Votes go to Williams

Former Kenai mayor defeats Torgerson for borough mayor

Posted: Wednesday, October 26, 2005

 

  Darwin Peterson and Renee Limoge campaign for John Torgerson at the corner of the Sterling Highway and the Kenai Spur Highway in front of a large sign for his opponent Tuesday evening in Soldotna. John Williams won the election and will be the next Kenai Peninsula Borough mayor. Photo by M. Scott Moon

Darwin Peterson and Renee Limoge campaign for John Torgerson at the corner of the Sterling Highway and the Kenai Spur Highway in front of a large sign for his opponent Tuesday evening in Soldotna. John Williams won the election and will be the next Kenai Peninsula Borough mayor.

Photo by M. Scott Moon

John Williams, touting his experience as the longtime mayor of the city of Kenai, pulled a stunning upset in Tuesday's runoff election for the Kenai Peninsula Borough's top post, defeating former state Sen. John Torgerson, the front-runner and odds-on favorite coming out of the six-candidate Oct. 4 regular election.

But Torgerson saw his the healthy 10-percentage-point lead of early October disappear as the election night results quickly made it clear he'd been overtaken by Williams.

With all votes counted except absentees, questioned and mail-in ballots from Tyonek, Hope and Moose Pass, Williams had an 18-point lead, 58.05 percent to 41.95 percent, and outpolled Torgerson 3,583 to 2,589. The votes from the three small communities won't be counted until later this week, but they are not expected to change the results.

Williams credited his message and his willingness to engage with the electorate with turning his initial popularity deficit into a victory surplus. Still, he expressed surprise at the size of the turnaround.

"Honestly, we didn't anticipate this big of a margin," Williams said from his election-night headquarters at Paradisos Restaurant in Kenai.

Cheering was clearly audible over the phone connection. The mayor-elect was surrounded, he said, by nearly 100 supporters, most of whom, he added, had a hand in his come-from-behind campaign and win.

"The team is just ecstatic," he said. "They put together a tremendous campaign plan and it worked."

Williams said it was partly his message — a promise to run a transparent borough government willing to listen and take ideas — and just being available to the public during the three-week run up to Tuesday's election that made the difference.

"People wanted to know what we were going to do and how we were going to do it," Williams said, adding he is committed to being "the candidate for the betterment of government."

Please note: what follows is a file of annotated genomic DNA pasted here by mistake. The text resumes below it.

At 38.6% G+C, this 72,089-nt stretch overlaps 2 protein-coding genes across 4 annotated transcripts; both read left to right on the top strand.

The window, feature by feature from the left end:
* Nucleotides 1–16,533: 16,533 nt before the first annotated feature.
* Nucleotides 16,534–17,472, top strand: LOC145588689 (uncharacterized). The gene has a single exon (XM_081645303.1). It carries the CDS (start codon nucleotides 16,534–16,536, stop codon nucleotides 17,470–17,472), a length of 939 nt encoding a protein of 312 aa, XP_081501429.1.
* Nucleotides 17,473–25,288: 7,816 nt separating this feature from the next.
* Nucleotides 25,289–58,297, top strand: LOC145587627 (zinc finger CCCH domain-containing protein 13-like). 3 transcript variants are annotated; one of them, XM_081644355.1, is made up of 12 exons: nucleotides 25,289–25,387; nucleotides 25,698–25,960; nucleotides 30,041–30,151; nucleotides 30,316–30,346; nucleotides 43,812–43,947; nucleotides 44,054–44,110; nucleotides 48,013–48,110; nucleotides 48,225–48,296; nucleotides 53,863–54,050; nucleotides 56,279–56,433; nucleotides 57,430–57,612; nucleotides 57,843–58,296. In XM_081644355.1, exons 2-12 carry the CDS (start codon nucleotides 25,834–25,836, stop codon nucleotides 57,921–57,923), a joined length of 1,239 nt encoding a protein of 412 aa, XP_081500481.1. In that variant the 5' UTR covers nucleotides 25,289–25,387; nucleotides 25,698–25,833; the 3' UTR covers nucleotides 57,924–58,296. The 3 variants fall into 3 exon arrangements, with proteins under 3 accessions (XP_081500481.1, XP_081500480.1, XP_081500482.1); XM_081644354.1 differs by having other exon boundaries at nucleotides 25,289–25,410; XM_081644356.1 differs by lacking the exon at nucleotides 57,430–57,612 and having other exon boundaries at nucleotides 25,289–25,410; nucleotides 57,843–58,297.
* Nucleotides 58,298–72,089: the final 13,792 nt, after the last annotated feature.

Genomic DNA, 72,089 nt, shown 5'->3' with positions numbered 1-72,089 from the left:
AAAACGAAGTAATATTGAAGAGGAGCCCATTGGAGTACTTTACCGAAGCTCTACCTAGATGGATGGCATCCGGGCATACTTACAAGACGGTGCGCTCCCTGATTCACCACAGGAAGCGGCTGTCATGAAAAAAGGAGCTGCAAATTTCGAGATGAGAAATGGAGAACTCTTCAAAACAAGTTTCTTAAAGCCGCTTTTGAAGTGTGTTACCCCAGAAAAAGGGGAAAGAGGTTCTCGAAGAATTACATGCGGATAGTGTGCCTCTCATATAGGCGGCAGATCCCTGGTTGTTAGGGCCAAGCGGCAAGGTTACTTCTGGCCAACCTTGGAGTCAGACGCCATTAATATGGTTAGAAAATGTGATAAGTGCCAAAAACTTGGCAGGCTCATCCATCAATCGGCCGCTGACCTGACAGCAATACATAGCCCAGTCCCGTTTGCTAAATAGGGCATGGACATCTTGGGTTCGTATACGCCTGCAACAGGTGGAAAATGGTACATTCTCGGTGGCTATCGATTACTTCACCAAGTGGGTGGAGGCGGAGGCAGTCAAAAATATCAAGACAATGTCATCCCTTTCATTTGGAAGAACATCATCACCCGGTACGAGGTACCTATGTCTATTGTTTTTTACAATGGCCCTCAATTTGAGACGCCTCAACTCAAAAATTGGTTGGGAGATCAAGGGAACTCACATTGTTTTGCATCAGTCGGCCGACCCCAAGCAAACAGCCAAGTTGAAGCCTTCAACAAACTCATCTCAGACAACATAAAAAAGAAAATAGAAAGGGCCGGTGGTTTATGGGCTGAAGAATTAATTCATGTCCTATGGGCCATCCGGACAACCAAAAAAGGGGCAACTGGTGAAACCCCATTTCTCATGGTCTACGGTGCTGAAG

Torgerson was matter-of-fact and resigned when contacted Tuesday night after the results were clear.

"It's pretty obvious what they meant," he said. "I lost."

Asked what his plans were, Torgerson joked that he would be "taking down his signs," which he said had been his plan for Wednesday win or lose.

"Really, I have no specific plans," he said.

Torgerson had run a campaign that focused attention on his connections at the state and federal level developed during his tenure in the Alaska Legislature (two terms in the Senate) and subsequent positions in Gov. Frank Murkowski's ad-ministration.

Williams had countered, saying Torgerson was out of touch with local government problems and that his own experience at the local level was what the borough needed as it faces rising costs and tighter budgets.

While not exactly old hat, winning elections is something with which Williams can claim some experience. He served as the city of Kenai's mayor for 18 years.

"I feel fine," he said. "This is my seventh victory out of nine campaigns (in his political career). I guess I've been there and back. But with the team we had — and I lay a tremendous amount of credit at the feet of my campaign manager, Tim Navarre — we had a strategy that couldn't be beat."

Navarre, a former member of the borough assembly and a campaign veteran in his own right, said he felt terrific as the results poured in and indicated his candidate's message apparently resonated with voters.

"We did good. We went out to the voters and communicated," he said. "I think people meeting him and talking to him was his strength. They saw that he talks from the heart, is sincere and tells the truth. And he knows the issues and how to solve the problems."

The turnout was small. Only 16.25 percent of eligible voters went to the polls to decide who would lead the borough for the next three years.

A bigger turnout wouldn't have changed the results, Williams said.

"It would have been parallel numbers," he said.

Williams now faces major challenges resulting, in part, from the decision by voters earlier this month to cap the borough sales tax and cut the ability of the borough government to spend money. Williams said he is ready for that challenge.



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